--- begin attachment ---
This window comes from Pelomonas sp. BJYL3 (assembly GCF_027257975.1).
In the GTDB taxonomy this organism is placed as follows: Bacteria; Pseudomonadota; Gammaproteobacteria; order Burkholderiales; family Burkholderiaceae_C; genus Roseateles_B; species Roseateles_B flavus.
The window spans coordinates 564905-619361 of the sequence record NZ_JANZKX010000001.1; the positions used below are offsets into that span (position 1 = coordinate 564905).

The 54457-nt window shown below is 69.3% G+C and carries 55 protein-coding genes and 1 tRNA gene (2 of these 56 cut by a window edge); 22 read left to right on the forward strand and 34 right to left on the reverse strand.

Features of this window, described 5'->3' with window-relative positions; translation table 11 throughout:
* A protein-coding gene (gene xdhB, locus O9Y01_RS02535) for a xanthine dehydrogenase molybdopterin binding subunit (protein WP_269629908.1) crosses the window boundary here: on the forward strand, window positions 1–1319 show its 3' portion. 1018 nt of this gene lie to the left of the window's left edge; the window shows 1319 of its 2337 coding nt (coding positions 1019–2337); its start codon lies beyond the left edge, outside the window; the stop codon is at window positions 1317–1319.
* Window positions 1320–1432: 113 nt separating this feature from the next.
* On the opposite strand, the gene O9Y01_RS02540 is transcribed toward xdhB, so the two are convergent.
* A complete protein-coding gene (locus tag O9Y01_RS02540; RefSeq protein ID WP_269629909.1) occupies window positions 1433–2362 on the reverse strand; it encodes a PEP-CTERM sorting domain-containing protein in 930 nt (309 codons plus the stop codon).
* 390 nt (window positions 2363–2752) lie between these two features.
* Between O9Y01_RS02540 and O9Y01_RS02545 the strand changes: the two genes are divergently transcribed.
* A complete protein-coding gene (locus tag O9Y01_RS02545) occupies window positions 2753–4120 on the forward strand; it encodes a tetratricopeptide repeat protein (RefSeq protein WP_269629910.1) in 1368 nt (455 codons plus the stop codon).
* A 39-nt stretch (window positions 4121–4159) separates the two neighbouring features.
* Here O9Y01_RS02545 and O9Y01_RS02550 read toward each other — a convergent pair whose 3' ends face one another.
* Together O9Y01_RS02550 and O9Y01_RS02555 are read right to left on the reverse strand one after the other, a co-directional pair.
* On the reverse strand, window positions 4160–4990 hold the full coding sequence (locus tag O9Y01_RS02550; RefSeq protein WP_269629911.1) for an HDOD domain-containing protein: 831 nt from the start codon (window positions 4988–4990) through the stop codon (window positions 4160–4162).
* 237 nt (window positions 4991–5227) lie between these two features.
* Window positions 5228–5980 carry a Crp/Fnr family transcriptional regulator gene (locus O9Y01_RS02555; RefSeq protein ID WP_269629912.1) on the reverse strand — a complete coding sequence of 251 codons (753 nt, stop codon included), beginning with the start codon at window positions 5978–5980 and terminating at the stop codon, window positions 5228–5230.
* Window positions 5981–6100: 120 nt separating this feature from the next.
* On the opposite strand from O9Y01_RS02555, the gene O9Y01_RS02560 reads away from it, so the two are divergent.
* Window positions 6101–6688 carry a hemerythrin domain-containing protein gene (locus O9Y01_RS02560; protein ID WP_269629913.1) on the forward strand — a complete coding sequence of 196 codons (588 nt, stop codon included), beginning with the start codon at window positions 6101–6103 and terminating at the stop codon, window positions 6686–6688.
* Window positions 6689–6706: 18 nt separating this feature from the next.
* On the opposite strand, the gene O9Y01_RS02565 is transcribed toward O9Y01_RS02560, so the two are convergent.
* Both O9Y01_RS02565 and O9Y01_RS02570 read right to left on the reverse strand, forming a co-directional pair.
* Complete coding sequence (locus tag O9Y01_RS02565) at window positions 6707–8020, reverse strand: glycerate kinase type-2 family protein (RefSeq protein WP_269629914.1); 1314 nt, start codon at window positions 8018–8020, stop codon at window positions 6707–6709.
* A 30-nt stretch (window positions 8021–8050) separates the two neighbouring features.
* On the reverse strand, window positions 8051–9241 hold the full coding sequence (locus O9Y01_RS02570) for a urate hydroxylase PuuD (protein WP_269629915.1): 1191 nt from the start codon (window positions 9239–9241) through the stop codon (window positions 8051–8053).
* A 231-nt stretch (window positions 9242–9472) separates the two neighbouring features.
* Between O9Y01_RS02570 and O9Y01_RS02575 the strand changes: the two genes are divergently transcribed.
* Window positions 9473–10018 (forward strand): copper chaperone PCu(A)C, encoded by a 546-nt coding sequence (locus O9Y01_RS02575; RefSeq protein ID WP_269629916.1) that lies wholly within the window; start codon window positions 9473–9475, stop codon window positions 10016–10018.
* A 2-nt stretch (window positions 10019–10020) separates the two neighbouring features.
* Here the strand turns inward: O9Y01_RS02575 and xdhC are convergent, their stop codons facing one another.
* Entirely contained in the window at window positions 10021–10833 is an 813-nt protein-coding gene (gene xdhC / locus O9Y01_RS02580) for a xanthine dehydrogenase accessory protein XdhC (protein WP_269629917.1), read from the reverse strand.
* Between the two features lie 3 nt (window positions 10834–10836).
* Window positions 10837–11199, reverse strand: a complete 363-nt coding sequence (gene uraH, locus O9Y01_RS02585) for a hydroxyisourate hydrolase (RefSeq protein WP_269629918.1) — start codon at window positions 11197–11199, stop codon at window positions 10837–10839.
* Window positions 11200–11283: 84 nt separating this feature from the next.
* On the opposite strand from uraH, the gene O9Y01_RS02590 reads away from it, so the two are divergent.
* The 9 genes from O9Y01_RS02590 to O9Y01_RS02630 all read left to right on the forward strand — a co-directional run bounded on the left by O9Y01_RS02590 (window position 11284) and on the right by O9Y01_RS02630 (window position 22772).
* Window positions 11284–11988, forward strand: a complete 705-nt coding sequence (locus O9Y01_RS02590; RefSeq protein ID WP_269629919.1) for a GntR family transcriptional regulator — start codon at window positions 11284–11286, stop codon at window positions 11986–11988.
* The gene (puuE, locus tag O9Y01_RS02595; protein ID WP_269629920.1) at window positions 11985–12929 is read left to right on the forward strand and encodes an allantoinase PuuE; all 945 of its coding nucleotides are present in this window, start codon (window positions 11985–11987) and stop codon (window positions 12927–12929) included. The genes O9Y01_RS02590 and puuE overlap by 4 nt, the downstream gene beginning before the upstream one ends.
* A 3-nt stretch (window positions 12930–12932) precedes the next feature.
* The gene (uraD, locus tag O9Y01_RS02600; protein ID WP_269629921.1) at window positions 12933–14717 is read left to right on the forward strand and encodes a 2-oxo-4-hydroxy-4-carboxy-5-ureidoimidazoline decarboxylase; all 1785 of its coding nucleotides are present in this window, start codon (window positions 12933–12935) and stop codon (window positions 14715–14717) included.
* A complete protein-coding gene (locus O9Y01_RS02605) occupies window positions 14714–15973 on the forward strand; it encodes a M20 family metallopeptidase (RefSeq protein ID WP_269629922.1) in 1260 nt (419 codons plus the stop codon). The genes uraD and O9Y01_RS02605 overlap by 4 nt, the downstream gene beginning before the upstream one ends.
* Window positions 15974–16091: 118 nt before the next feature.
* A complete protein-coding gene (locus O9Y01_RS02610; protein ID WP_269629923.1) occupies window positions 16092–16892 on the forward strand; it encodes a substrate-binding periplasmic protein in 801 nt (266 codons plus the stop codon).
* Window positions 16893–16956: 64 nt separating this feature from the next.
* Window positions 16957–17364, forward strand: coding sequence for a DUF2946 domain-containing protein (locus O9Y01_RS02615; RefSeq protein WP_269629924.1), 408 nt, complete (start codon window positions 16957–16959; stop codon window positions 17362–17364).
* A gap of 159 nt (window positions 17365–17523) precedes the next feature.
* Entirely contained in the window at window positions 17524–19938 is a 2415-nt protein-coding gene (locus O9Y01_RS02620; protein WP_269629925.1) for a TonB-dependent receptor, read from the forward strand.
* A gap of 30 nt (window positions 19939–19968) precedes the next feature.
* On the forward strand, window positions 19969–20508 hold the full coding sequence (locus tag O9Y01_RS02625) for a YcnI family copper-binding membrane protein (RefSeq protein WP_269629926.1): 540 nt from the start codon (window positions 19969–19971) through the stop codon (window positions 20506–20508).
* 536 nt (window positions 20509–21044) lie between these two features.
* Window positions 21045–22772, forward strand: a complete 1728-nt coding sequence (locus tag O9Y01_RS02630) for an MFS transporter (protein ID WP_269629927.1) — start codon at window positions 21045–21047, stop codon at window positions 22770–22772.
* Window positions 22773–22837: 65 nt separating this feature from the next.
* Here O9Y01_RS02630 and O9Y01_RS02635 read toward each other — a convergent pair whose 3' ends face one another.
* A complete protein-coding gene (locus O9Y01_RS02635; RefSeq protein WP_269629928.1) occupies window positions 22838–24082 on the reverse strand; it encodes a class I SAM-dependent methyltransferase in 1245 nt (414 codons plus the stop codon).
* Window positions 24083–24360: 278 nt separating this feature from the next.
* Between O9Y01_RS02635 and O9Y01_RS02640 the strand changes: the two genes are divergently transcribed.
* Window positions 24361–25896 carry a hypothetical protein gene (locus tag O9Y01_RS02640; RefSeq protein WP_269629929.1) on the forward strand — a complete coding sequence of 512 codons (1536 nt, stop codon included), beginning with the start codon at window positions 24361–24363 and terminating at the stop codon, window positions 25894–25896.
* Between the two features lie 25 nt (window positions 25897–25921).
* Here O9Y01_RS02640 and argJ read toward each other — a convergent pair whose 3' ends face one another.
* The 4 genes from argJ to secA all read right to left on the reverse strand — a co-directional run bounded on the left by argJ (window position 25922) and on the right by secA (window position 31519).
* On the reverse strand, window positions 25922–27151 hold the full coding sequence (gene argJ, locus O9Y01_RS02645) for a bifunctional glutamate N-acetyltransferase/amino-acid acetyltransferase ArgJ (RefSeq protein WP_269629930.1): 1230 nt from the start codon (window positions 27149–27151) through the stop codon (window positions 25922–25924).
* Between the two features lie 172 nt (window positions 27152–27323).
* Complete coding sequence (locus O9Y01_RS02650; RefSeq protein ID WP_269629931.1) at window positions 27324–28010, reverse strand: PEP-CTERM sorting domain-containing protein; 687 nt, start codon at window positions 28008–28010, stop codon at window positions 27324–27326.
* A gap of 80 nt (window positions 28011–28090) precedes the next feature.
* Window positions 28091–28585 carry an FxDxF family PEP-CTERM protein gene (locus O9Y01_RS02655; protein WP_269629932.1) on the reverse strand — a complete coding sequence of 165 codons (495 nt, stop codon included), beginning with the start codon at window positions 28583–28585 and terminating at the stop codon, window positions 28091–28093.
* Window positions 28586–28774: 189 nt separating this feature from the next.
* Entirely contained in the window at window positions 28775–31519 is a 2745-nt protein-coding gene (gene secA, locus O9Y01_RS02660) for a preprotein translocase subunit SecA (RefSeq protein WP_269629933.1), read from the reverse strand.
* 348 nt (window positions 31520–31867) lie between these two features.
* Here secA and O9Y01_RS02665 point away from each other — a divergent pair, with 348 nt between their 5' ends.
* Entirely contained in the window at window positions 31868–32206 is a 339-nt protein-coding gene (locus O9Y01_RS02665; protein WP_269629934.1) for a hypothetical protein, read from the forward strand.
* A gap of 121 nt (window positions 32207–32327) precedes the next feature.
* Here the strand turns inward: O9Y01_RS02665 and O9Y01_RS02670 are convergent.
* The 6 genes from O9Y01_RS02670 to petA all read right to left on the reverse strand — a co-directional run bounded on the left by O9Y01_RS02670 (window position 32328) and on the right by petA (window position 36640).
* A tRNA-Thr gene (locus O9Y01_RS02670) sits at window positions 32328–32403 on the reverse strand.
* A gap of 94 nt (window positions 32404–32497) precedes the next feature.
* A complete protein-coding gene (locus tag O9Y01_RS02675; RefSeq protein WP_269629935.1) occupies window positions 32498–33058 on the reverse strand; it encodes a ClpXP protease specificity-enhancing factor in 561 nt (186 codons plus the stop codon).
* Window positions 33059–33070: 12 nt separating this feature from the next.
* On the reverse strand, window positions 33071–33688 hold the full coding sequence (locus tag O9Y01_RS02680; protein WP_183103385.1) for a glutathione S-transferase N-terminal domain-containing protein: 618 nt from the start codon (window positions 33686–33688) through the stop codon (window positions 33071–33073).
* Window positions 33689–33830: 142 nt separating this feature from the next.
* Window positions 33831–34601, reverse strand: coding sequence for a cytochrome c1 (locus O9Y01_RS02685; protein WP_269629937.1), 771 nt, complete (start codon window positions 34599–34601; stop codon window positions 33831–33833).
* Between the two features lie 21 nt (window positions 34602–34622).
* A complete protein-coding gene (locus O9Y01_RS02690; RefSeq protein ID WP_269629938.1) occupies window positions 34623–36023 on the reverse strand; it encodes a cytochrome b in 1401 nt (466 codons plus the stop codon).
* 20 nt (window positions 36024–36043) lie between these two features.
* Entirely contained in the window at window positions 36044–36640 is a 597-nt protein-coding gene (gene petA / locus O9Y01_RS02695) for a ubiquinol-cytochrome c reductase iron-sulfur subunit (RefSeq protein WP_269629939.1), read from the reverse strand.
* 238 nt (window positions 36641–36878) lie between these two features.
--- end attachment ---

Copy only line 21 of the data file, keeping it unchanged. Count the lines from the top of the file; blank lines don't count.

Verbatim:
* Window positions 6101–6688 carry a hemerythrin domain-containing protein gene (locus O9Y01_RS02560; protein ID WP_269629913.1) on the forward strand — a complete coding sequence of 196 codons (588 nt, stop codon included), beginning with the start codon at window positions 6101–6103 and terminating at the stop codon, window positions 6686–6688.